The results could form the basis for highly effective delivery of biopharmaceuticals as topical creams and potentially revolutionize treatment strategies in skin disease.

Rasmus Hartmann-Petersen

Professor, University of Copenhagen, Denmark, DKK 2.6m

Protein stability and misfolding in keratin disorders

Rasmus Hartmann-Petersen’s project aims to characterize all possible missense variants (changes in genes which introduce a different amino acid in the resulting protein) in human keratins and investigate the importance of these variants in associated diseases.

Keratins are intermediate filament proteins that form a cytoskeletal network within cells. They are expressed in a tissue-specific fashion and form heterodimers, which then further oligomerize into filaments. Variants in several keratin encoding genes are linked to a range of hereditary disorders, including several epidermal skin diseases. On the molecular level, some pathogenic keratin variants appear to cause aggregation of the keratins.

In Rasmus Hartmann-Petersen’s project it is hypothesized that most keratin-disorders are protein misfolding diseases, i.e. diseases where the underlying genetic variants cause misfolding of the encoding protein. Rasmus and his team aim to explore this hypothesis by using computational tools, including large language models (a specific form of AI). They will test the validity of the computational predictions through focused cellular studies on selected keratins and identify components regulating keratin turnover.

The results will highlight the underlying molecular mechanisms for keratin-linked human disorders and provide predictions on the severity of all possible (both known and yet unobserved) coding variants in human keratin genes. The results could be of diagnostic value, but may also highlight the cellular protein folding and protein quality control machinery as potential therapeutic targets.

Rosaria Gandini

Assistant Professor, Aarhus University, Denmark, DKK 3.5m

Structural dissection and dynamic insights into the molecular switch of mast cells and basophils: a blueprint for novel urticaria therapies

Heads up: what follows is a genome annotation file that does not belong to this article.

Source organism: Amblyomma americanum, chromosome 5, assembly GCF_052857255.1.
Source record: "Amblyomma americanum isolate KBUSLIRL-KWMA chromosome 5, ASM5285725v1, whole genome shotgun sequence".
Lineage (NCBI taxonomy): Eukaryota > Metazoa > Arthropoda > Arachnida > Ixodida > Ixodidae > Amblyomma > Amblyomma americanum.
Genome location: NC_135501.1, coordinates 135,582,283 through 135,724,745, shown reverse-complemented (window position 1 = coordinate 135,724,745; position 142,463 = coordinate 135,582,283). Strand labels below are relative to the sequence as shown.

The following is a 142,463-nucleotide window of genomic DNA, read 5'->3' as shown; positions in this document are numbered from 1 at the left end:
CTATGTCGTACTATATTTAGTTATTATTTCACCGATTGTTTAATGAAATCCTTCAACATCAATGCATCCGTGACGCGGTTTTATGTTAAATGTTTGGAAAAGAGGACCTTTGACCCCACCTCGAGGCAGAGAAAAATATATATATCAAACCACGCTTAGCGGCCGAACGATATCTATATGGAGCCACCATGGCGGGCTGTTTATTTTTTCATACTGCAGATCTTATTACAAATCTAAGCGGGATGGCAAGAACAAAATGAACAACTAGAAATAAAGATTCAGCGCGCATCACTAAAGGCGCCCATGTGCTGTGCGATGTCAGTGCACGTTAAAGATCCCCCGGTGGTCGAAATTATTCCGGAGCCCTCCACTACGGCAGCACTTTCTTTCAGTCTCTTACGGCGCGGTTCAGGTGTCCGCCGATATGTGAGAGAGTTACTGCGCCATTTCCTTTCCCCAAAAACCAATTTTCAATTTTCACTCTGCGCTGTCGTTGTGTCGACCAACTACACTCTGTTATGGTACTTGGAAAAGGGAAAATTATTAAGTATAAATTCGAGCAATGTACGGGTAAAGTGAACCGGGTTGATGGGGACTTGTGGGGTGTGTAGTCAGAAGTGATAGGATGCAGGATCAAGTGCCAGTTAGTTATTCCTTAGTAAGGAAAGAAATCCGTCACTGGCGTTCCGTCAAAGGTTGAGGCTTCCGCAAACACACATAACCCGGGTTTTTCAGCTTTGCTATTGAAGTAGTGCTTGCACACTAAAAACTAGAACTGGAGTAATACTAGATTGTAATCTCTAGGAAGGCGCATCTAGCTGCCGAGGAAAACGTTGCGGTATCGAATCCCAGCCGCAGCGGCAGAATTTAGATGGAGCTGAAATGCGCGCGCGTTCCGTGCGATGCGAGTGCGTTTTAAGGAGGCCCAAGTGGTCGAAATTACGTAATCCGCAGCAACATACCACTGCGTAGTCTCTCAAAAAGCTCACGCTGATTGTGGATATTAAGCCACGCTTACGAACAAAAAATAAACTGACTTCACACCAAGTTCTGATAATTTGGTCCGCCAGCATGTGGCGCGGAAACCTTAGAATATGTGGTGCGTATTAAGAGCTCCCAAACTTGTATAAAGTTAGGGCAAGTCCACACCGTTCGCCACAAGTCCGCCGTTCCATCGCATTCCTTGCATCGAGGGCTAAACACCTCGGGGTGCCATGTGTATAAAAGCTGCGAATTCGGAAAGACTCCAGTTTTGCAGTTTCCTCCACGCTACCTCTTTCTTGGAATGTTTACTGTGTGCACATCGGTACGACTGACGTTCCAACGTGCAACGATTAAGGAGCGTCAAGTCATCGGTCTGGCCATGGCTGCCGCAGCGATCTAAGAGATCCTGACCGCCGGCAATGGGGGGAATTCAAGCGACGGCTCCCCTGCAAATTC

Rosaria Gandini’s project investigates the molecular details of the IgE-FceRI complex and its functioning on mast cells and basophils in order to improve treatment opportunities for urticaria.

Urticaria, a common inflammatory skin disorder characterized by itchy wheals, angioedema, or both, manifests in acute (AU) and chronic (CU) forms. It significantly impairs patients’ quality of life, causing sleep disturbances due to pruritus, fatigue, and anxiety. The symptoms arise from the activation of skin mast cells and basophils, leading to the release of histamine and other inflammatory mediators. This activation is initiated by cross-linking and clustering of the complexes between immunoglobulin E (IgE) and its high-affinity receptor, FceRI, which is expressed on the surface of these cells.

The FceRI-IgE complex hence acts as a powerful molecular switch, which initiates the inflammatory cascade and thus provides an attractive target for drug intervention. The structural basis of this activity, however, remains open.

Rosaria Gandini’s project aims to determine the structure of the FceRI-IgE membrane complex using state of the art Cryo Electron Microscopy (cryo-EM).

Successful elucidation of the molecular details of the entire complex and its conformations will allow identification of specific regions on FceRI for targeted intervention. This knowledge will deepen the understanding of the interaction of antibodies with Fc receptors in general and may pave the way for the development of specific and effective treatment of urticaria and related disorders.

Application and evaluation process

The LEO Foundation has established a formal evaluation process with a panel of national and international external experts from the skin research community to assist the Board in ensuring that grants are given to the best projects and the most qualified applicants.   

All applications are evaluated by the LEO Foundation’s independent Scientific Evaluation Committee. Based on the evaluations by the Scientific Evaluation Committee, the final decisions on grants are made by the Board.

Next application round in 2024

The LEO Foundation calls for applications for research projects focusing on the skin and its diseases on an ongoing basis. The next call opens 1 August 2024 and closes on 12 September 2024.

The competition for Research Grants is open to talented skin researchers at PhD level or above from any country. The typical grant amount applied for is DKK 2–4 million for a period of 1–3 years. Researchers who would like to apply for a LEO Foundation research grant will be able to apply here.

Get an overview of current funding opportunities from the LEO Foundation here.